January 30, 2009

With range of problems, consistency needed for climb out of UAA cellar

The biggest problem for this year’s men’s basketball team is that there hasn’t been just one single problem from game to game.

Crippled by inconsistency, the Maroons (1–15, 1–4) have struggled in every area at one point or another throughout the year, sometimes undone by a porous defense, sometimes slowed by missed shots.

“That’s the frustrating thing for me as a coach,” head coach Mike McGrath said. “If it were just one thing, I think you could identify it and really try to fix that, but it’s been different things at different times.”

Last weekend, streaky shooting and an inconsistent effort on defense combined for two more losses. After shooting 26 percent in the first half against Carnegie (13–3, 3–2), the team turned it around in the second and shot 50 percent. Against Rochester (12–4, 3–2), the South Siders shot 60 percent in the first half and then 36 percent after the break.

The Maroons had a nine-minute stretch against Carnegie in which they allowed just two field goals, but they couldn’t close out in the final minute. Two days later at Rochester, the squad lost its defensive intensity and allowed the hosts to use a 17–2 run in the second half to take firm control of the game.

For a team that has just one win this year, much of that inconsistency has been a result of the team’s mentality during tough stretches, according to McGrath.

“We have to get past the mental block that our guys have about the season,” he said. “That’s what causes some of our breakdowns to last longer, instead of for short periods of time.... We get caught up into this mental disappointment in terms of where we’re at.”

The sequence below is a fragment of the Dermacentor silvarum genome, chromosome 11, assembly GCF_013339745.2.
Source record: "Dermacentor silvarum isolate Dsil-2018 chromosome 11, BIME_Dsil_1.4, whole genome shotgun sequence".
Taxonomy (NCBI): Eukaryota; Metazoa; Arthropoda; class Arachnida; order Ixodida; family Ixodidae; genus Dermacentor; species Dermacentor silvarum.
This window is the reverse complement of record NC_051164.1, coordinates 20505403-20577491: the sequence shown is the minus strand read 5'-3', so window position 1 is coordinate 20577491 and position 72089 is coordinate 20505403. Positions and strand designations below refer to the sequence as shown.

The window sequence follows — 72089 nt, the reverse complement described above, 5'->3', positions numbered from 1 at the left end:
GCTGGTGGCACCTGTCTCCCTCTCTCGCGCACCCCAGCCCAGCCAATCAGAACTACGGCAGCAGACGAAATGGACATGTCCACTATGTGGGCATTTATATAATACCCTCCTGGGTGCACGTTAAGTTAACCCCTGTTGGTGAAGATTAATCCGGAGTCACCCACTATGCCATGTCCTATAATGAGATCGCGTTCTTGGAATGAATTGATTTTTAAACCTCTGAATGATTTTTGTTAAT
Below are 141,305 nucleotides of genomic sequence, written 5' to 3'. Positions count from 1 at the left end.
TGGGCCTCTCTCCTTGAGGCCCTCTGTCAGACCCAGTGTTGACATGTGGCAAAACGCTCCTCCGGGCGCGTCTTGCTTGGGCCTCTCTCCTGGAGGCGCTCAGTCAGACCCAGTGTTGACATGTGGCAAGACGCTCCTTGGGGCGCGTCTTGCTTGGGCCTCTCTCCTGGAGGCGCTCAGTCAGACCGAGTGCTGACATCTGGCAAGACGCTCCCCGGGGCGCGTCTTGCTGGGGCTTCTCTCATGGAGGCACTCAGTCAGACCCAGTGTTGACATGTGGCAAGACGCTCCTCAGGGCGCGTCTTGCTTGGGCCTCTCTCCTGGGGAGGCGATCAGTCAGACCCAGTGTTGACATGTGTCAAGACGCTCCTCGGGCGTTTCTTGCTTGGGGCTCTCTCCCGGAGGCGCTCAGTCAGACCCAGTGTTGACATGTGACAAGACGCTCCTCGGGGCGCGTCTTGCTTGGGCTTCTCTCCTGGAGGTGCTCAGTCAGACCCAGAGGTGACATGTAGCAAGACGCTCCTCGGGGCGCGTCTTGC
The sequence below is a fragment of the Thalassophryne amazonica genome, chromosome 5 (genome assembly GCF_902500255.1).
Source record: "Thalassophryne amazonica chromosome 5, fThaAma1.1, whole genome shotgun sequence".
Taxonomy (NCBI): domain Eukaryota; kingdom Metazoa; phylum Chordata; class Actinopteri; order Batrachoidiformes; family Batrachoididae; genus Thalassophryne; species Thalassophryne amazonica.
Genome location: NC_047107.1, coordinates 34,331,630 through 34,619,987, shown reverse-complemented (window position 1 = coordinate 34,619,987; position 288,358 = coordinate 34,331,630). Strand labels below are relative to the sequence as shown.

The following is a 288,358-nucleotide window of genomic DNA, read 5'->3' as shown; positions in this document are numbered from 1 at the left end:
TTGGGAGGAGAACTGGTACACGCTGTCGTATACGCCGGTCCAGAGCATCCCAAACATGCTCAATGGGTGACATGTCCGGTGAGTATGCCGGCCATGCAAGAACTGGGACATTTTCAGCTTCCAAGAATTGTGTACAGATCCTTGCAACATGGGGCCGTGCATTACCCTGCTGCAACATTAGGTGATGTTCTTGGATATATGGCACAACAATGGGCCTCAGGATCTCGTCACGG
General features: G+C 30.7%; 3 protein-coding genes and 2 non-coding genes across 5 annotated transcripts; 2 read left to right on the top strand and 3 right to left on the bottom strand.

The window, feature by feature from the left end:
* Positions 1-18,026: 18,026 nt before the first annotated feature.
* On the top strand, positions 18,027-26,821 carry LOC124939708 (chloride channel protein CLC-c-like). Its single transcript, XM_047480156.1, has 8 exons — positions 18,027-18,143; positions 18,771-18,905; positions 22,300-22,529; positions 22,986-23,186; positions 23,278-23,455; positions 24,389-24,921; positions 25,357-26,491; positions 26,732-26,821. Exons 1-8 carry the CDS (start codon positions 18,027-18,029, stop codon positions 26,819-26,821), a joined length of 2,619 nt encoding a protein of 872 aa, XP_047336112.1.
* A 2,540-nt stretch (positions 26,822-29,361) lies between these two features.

Inconsistency has also put a damper on the team’ s development this season, as the lack of wins has attracted the most attention.

“We’ve continued to get better and continued to work,” McGrath said. “We are becoming a better basketball team in a lot of ways. We’re much better than we were in the beginning of the year in a lot of different phases. We just have lapses in some areas at different times.”

While the team seeks greater consistency, they’ll have to find it against two very different teams this weekend when they travel to NYU (13–3, 2–3) and Brandeis (11–5, 4–1).

NYU, anchored by center John Mish, thrives in the half-court Princeton offense. The result is a low-scoring team—the Violets lead only Chicago in scoring in the UAA, with 66.3 points per game—that limits opponents’ possessions through a methodical offense.

After losing three straight contests to open the conference schedule, NYU snuck past Emory and Case last week and enters this weekend riding a three-game winning streak.

Making the trip from New York to New England, the Maroons will have to switch gears to play a more athletic, fast-paced Brandeis team that boasts a five-game win streak. The Judges contrast NYU in both offense, which relies more on dribble penetration, and defense, which will feature more zone.

Scoring over 16 points per game, forward Steve DeLuca heads a Brandeis offense that has four players averaging double-digit points in conference play. Their high-powered offense is accompanied by the conference’s best defense, which allows only 62.2 points per game.

This weekend concludes the first half of the UAA schedule, after which the team will return to Chicago for two games at home.